Kohn argues instead that we should strive for “working with” methods of interaction which give kids a voice and sense of control over their own lives. Kohn argues that humans, including children, have a fundamental need to have a sense of control. Feeling overcontrolled can make kids either rebel and counteract the intention and efficacy of the controlling tactics, or else they will basically wilt and give in, thereby losing sense of their own autonomy and initiative. In either case, children experiencing too much control are likely to have less self-esteem (or, at least, self-esteem that is more conditional upon others’ approval), be less willing to take risks and explore, and be more susceptible to outside influences and pressure.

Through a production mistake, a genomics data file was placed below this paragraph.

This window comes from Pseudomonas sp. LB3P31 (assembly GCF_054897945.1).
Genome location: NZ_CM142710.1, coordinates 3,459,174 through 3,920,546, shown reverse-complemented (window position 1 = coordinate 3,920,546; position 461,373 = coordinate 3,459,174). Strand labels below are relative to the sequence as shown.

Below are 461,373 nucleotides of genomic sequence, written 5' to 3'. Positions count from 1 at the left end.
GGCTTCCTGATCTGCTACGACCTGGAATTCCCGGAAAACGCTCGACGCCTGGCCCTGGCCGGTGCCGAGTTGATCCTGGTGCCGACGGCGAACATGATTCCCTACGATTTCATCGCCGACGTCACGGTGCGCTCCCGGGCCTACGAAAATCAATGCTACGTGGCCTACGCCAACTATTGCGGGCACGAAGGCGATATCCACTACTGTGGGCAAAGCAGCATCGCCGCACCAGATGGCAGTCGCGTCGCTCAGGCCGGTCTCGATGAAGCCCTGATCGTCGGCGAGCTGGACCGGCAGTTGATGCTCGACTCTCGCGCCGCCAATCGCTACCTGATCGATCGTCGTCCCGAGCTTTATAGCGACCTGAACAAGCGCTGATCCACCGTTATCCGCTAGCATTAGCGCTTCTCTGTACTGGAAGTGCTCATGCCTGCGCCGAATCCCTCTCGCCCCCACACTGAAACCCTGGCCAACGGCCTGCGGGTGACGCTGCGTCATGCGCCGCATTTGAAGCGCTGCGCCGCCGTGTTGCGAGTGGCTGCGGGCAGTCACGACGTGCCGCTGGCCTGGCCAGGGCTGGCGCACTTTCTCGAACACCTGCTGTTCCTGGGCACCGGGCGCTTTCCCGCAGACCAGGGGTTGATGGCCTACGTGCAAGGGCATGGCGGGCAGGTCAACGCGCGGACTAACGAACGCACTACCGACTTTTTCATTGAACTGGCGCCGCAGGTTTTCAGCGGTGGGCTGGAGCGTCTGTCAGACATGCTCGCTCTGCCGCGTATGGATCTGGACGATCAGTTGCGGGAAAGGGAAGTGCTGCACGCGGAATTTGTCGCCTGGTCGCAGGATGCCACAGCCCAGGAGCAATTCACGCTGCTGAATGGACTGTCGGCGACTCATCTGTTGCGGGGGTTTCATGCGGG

Contrary to popular misconceptions, however, Kohn is not arguing for a free-for-all. Giving up control does not mean a hands-off approach or letting children do and get away with whatever they want. In fact, unconditional parenting involves more parental engagement, not less. Parents need to be consistently working with their children; teaching, explaining and modeling appropriate behavior; explaining and helping children to understand the effects of their behavior on other people; working (and struggling) with – not against – their children to solve problems and conflicts and come up with mutually workable solutions; and struggling with their own vulnerabilities in order to allow for a more genuine presentation and authentic, trust-based relationships with children.